Equity release follows house prices with 24% fall

16 April 2009 / by Rachael Stiles
The equity release market has fallen 24 per cent, largely as a result of falling property values, according to new figures from Key Retirement Solutions.

While the number of equity release plans taken out has fallen by a modest seven per cent, a 16 per cent drop in the value of homes being used for equity release has caused the total value to fall 24 per cent in the first quarter of 2009.

The Key Retirement Solutions Market Monitor has revealed that the value released from homes through equity release totalled £183million in the first quarter of this year, down markedly on the same time last year, when homeowners unlocked £240million from their properties.

While a seven per cent fall in the number of equity release schemes taken out will have had an impact, down to 4,703 from 5,059 last year, the fall in house prices, which has been felt across the UK property market, has had the most significant impact.

Signifying the largest fall since Key Retirement Solutions started recording results in 1999, this can largely be explained with the 16 per cent fall in value of the homes being used for equity release, says KRS, with the average property now worth £193,335, having fallen from £234,931 in quarter one of 2008.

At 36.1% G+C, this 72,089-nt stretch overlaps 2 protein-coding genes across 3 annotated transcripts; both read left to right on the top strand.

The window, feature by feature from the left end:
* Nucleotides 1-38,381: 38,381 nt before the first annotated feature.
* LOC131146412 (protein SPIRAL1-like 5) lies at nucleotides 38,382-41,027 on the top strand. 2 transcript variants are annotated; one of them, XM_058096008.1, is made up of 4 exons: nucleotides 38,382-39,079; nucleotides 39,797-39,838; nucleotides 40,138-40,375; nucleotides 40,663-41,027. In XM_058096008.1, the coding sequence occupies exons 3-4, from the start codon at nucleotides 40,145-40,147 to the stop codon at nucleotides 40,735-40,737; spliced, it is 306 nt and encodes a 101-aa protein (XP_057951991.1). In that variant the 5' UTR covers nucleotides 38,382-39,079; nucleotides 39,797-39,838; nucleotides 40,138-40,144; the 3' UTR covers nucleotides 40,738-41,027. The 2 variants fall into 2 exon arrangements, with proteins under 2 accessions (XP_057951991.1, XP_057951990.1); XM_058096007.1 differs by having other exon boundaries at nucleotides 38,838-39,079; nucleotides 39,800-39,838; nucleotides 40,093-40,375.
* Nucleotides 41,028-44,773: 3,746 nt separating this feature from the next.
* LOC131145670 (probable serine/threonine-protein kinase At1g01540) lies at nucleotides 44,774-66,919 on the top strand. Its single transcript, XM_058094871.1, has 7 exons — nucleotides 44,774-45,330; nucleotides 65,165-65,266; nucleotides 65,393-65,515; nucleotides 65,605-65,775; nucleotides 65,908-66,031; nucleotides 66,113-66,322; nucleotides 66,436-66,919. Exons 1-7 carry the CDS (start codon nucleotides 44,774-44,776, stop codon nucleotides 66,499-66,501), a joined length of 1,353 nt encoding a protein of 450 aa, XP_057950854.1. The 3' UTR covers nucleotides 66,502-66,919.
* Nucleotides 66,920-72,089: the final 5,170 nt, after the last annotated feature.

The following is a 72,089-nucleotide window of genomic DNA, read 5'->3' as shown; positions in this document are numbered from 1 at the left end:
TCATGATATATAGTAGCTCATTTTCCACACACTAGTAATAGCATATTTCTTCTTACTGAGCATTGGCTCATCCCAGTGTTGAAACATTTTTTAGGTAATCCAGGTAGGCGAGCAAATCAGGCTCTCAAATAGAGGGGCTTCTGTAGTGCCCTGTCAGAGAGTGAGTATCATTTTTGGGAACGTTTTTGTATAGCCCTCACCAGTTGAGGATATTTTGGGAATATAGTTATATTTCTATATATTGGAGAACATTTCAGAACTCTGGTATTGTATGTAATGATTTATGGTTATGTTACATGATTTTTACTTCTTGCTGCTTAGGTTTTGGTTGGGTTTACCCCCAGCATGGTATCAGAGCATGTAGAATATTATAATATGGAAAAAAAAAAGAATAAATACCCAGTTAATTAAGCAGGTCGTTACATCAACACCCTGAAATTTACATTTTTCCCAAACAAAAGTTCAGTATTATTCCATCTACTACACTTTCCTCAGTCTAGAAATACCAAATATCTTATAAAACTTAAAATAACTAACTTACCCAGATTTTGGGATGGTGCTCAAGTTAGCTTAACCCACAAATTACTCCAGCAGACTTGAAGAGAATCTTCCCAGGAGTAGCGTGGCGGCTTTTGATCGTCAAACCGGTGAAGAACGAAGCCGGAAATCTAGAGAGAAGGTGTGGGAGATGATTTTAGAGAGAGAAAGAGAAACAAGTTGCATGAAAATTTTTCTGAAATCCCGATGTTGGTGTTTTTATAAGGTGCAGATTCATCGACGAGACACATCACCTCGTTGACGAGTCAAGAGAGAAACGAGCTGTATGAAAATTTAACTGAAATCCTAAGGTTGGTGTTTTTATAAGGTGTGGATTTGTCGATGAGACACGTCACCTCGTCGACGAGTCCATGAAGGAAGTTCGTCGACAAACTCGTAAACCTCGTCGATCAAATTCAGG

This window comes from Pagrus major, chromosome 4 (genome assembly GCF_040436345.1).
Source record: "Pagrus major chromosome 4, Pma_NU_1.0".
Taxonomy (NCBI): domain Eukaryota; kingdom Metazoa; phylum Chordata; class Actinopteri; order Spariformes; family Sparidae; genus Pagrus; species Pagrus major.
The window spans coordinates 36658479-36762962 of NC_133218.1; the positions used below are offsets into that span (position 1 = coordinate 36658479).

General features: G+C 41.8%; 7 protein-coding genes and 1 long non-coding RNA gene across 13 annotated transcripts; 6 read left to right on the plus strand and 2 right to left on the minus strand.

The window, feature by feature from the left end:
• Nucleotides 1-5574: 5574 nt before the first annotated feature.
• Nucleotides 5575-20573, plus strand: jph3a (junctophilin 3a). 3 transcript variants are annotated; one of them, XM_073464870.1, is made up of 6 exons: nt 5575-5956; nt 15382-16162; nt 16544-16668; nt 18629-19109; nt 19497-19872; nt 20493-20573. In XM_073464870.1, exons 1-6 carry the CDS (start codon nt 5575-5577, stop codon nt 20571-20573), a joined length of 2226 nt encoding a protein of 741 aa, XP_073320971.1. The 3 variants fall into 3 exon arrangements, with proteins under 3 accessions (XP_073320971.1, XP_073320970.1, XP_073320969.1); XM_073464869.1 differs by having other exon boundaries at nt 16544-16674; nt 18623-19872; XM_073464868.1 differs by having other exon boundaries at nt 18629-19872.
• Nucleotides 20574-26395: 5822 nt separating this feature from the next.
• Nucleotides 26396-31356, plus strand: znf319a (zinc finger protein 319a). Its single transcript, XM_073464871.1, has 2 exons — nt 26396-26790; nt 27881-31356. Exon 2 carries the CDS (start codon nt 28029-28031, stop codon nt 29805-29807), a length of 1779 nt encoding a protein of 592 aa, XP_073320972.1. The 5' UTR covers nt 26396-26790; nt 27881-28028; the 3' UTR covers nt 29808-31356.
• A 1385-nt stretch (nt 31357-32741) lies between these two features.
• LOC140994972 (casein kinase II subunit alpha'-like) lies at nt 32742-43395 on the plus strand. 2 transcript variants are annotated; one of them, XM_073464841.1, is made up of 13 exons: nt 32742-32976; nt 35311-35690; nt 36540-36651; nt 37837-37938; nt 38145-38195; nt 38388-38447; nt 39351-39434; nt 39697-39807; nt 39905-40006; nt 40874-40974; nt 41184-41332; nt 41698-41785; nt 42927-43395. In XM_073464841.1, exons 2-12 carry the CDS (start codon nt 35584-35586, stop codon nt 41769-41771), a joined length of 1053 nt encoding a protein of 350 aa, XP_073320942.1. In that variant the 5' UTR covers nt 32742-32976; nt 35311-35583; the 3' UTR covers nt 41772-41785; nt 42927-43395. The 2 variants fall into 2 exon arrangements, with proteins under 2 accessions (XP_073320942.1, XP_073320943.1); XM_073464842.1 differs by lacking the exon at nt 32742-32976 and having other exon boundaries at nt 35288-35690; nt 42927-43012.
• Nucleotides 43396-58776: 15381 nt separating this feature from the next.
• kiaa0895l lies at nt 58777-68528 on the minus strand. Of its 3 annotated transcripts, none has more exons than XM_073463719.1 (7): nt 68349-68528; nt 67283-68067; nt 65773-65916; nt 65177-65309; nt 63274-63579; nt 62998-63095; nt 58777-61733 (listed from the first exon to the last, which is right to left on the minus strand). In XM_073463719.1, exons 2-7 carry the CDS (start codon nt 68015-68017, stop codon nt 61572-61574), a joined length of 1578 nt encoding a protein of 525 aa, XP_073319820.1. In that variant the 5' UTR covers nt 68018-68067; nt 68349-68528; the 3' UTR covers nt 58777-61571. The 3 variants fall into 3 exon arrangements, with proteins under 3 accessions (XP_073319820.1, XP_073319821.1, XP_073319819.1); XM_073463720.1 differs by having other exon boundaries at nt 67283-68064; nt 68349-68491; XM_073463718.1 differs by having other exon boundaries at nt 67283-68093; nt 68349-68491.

Consequently, KRS has reported a 15.33 per cent fall in the average proportion of value released from each property with equity release, down to £44,948 from and average of £53,084 in the same quarter the previous year.

However, the effect on the equity release market has not been as keenly felt as in the wider UK property market, which, according to the Halifax House Price Index for March, has seen property values fall 17.5 per cent year-on year, while the Council of Mortgage Lenders has revealed mortgage approvals were down 60 per cent in February compared to the same time last year.

Dean Mirfin, group director of Key Retirement Solutions equity release, said: "Whilst the total number of plans fell by just over 7% the dramatic fall in lending figures is impacted most by the fall in property values."

Mr Mirfin added that while first quarter results for this year show a slight decline, demand for equity release remains strong.

He added that the decline in the number of equity release plans being taken out could be accounted for by people waiting for house prices to improve again, but urges homeowners to make the most of the cash locked in their homes now.

"Those considering equity release may be waiting for property prices to improve, but this could well prove to be a false economy," he said. "We only get one chance at retirement and it is important that those considering equity release do not delay, time is something we can't buy back."

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